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Tea Manufacturing Process



Tea Manufacturing Process 


All tea comes from the Camellia sinensis plant, however, where the tea is grown, the climate, soil conditions, altitude, etc, and how the tea is processed such as plucking, withering, rolling, fermentation and drying, determines the flavor characteristics of the tea. Based on the method of production, tea can be divided into three categories - black, oolong, white and green.


Black tea is withered, fully oxidized (fermented) and dried. Black teas are available from various estates, countries and regions, with added flavorings and also as specialty blends.

The two main types of manufacture for black teas are Orthodox (rolled whole leaf) and CTC-Cut Torn and Curled (appears like little ball bearings). The Orthodox method produces the traditional looking tea leaf - long and wiry whole leaf types. This is achieved as follows - the withered leaf is fed into what appears to be a very large mixing bowl with a large paddle that mashes the tea. During the process the tea is torn apart to a certain degree and also crushed. To achieve 'clean' tea, several series of stalk extractors are used. Orthodox teas tend to be lighter and less full bodied as compared to CTC manufactured teas.

The CTC manufacturing process turns the tea into what appears to be small balls of tea. The withered tea leaf passes between two large rollers that are revolving opposite to one another. On each roller are a multitude of sharp blades set at an angle that mesh with the opposing roller. As the tea passes through this series of blades the tea is cut and torn apart and is compressed or curled into little balls.

CTC is a popular variety of manufacturing since producers realize higher yields from acreages under tea cultivation. Also CTC teas are more suitable to tea bagging since they flow more easily to gravity fed bagging machines. CTC teas tend to be more full bodied and robust and are well suited to 'gutsy' blends.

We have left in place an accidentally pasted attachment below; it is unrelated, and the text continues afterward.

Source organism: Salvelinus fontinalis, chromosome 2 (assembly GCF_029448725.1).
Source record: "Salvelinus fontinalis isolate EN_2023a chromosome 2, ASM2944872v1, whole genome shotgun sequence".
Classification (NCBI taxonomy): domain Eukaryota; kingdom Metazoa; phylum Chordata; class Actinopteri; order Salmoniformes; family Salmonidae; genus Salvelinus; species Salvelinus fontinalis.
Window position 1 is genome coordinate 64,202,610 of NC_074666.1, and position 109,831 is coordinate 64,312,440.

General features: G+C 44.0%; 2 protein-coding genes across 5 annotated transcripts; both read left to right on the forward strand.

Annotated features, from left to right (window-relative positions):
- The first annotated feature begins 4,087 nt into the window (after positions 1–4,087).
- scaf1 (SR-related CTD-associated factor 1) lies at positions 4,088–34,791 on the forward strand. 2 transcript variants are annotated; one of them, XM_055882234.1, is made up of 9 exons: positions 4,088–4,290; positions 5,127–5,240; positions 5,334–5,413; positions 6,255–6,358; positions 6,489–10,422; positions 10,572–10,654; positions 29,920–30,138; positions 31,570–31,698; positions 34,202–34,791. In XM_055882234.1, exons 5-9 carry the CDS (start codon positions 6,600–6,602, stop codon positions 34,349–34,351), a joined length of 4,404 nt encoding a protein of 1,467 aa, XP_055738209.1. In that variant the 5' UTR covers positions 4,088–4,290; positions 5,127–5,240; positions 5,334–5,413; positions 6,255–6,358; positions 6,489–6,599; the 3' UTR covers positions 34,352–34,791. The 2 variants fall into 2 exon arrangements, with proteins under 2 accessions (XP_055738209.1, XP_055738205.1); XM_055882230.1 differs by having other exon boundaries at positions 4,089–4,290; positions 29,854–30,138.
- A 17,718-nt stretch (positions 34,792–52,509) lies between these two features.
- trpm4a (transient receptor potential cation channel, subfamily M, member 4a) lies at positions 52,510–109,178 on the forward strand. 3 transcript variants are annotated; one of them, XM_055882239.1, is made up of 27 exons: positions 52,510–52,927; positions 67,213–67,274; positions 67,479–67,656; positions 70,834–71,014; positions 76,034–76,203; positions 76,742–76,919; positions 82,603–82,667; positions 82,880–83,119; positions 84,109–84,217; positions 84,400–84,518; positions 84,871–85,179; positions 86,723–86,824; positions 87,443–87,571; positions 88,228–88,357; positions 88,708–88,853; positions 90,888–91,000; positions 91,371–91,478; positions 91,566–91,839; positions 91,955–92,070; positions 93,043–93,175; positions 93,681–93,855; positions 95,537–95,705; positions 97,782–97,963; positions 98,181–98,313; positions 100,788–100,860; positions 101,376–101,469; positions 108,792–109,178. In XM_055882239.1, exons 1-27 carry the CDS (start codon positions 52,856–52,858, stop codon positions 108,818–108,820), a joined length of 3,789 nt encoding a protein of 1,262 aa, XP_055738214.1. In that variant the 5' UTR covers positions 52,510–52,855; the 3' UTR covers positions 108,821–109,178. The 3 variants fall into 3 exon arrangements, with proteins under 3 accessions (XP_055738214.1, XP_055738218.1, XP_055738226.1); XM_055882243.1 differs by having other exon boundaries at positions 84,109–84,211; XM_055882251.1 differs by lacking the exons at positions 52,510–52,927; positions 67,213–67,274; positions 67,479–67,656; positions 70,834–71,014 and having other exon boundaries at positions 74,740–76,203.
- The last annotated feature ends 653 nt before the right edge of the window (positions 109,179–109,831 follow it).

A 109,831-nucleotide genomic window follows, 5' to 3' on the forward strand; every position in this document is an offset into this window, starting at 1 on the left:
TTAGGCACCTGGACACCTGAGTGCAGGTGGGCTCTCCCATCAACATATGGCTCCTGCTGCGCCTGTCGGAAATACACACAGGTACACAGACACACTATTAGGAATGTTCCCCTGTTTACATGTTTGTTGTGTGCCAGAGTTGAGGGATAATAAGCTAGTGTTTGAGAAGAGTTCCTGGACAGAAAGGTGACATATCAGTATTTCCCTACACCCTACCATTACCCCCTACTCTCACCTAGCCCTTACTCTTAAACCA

Some of the processes involved in tea production are:

Plucking: Top quality tea is hand plucked and the best tea comes from the new shoots which are the top two leaves and the bud of this shoot. It takes 4.5 pounds of green leaf to produce one pound of black tea.

Withering: The leaves are spread out on long trays in warm temperatures for 12-16 hours so that they loose water (approx 50% of moisture content).

Rolling: In the withered leaves are first rolled by machine then often crushed torn and curled (CTC method) to break open the tea cells.

Fermentation: The tea is left open to the air for one to two hours. Oxidation occurs affecting both the taste and the color of the tea.

Drying: After the fermentation stage the leaves are passed through a drier stopping the oxidization process.

After processing, the tea is sorted and tasted and, if desired, the tea is blended and/or flavored.

Oolong tea is generally wilted in direct sunlight (solar withering), partially oxidized (fermented) and dried. The leaves are then shaken in tubular bamboo baskets to bruise the leaf edges, making the edges oxidize faster than the centre of the leaf. The leaves are shaken and spread out to air-dry several times until the leaf veins become apparent and the surface yellows. The edges become reddish from oxidization while the centre remains green. Fermentation is stopped halfway through by firing.

Green tea is an unfermented tea, it may or may not go through a withering process. The leaves are immediately panfired, steamed or baked to prevent oxidization, thus no chemical change. The tea leaves are then rolled and dried.

White tea is a special type of green tea. Like green teas this tea is unfermented. White teas go through the least amount of processing of all the teas. White teas are withered and then immediately dried by steaming.



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